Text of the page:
A North Korean is sentenced to death for smuggling copies of Squid Game

A man is reportedly sentenced to death by firing squad for distributing Squid Game copies in North Korea

A North Korean is sentenced to death for smuggling copies of Squid Game 1

North Korea has reportedly sentenced a man to death for smuggling a copy of Squid Game into the country.

According to a report by Radio Free Asia, the smuggler’s whereabouts were located after authorities caught seven high school students watching the hit South Korean Netflix series. The smuggler was said to have brought a copy of Squid Game into North Korea back from China and sold USB flash drives containing the series. Sources told Radio Free Asia that the smuggler’s death sentence would be carried out by firing squad.

The high school student who purchased a USB flash drive containing Squid Game reportedly received a life sentence, while the six other high school students who watched the show were sentenced to five years of hard labor. Some teachers and administrators from the students’ school were also said to have been fired and are now facing banishment to work in remote mines.

The arrest of the seven students reportedly marks the first time the North Korean government is applying its Law on Elimination of Reactionary Thought and Culture in a case involving minors. The law, which was put into effect last year, carries a maximum penalty of death for watching, keeping, or distributing media from capitalist countries like South Korea and the U.S. Apparently, foreign media, especially the influence of free-market South Korean culture, are viewed by the North Korean government as a threat to its ruling power.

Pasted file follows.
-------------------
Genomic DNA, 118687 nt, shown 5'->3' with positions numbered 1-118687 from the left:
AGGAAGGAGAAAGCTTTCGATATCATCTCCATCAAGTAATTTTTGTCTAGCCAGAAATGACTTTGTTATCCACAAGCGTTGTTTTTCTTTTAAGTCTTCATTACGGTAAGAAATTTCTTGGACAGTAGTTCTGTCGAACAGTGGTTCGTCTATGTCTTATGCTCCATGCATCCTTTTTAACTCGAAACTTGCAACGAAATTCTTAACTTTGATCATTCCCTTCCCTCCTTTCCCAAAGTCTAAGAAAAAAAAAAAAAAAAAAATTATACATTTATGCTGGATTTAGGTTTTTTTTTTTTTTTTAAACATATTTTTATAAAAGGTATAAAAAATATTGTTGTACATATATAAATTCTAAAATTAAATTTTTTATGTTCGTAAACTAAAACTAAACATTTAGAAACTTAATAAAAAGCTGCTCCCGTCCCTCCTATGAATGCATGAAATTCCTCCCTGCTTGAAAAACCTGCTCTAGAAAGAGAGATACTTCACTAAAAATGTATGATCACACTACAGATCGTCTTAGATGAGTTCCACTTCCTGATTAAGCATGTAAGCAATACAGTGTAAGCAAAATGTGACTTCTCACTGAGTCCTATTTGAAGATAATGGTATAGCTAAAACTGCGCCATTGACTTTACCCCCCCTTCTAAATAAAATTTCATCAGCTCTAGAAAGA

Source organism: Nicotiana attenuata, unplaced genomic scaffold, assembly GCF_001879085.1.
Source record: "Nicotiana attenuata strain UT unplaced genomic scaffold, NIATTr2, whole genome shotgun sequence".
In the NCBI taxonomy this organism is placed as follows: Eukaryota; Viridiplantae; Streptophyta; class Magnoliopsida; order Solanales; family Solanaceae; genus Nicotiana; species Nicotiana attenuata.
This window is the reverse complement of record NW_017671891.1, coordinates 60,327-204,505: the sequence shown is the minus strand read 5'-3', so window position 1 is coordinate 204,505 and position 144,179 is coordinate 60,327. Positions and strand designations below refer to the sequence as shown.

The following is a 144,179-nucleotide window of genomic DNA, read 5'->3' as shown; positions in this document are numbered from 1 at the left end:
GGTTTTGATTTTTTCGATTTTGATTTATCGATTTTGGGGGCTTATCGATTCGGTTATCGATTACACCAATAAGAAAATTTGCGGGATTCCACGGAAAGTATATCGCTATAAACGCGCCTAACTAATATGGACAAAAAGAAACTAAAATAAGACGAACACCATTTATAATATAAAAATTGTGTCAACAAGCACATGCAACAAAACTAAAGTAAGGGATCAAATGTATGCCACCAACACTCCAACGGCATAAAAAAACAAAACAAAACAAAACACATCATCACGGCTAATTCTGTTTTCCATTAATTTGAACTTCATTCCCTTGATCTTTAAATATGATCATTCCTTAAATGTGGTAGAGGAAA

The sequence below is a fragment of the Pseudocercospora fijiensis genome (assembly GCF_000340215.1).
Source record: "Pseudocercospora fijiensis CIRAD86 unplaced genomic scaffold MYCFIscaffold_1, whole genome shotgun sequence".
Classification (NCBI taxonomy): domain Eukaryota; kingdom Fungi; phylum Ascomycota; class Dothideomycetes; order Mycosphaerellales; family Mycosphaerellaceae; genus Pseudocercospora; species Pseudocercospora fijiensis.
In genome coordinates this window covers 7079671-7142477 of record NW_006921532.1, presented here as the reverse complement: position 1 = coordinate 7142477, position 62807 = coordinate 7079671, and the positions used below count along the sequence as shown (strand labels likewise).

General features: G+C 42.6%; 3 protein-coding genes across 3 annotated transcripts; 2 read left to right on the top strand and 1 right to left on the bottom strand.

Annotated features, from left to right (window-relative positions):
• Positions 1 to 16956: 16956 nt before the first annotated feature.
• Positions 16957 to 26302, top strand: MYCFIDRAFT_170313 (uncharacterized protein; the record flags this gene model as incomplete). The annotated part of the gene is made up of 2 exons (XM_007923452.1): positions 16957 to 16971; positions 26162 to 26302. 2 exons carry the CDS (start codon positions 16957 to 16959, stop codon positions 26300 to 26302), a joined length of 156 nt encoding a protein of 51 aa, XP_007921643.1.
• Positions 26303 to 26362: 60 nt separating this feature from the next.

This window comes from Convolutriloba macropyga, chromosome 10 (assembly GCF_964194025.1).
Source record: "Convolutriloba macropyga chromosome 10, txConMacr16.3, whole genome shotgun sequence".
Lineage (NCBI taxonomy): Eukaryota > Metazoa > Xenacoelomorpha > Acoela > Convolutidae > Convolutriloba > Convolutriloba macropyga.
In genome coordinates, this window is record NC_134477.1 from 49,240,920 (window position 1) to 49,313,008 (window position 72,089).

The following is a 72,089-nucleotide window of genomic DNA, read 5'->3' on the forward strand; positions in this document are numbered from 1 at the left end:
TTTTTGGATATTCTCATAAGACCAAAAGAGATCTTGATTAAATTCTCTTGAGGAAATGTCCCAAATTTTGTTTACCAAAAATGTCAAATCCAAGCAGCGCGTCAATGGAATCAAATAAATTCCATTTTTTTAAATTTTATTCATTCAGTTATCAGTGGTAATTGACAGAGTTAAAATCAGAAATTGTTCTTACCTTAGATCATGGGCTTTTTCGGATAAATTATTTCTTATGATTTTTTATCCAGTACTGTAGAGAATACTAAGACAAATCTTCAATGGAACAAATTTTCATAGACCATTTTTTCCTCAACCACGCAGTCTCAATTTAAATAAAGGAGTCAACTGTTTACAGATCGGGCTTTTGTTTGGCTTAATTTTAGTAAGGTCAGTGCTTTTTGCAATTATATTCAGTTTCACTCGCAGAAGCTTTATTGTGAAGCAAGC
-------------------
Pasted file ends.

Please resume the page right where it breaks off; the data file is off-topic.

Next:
Though the report by Radio Free Asia has been picked up by several news outlets, including CNET and Kotaku, some foreign relations experts have cast doubt on the validity of the story. According to ComicBook.com, the distrust comes from Radio Free Asia’s ties to the U.S. and the CIA. Radio Free Asia has previously been accused of pushing unfounded propaganda about nations like South Korea and such shady allegations have caused some people to demand further confirmation on the news outlet’s report.

Created by Hwang Dong-hyuk, Squid Game centers on a contest where 456 deeply-in-debt players from different walks of life play a set of deadly children’s games for a chance to win a ₩45.6 billion ($38.4 million) prize. Released worldwide on September 17th, the survival thriller is Netflix’s most-watched series to date, becoming the top-viewed program in 94 countries, attracting more than 142 million households, and amassing 1.65 billion viewing hours during its first four weeks from launch.

Sources: Radio Free Asia, Kotaku, ComicBook.com
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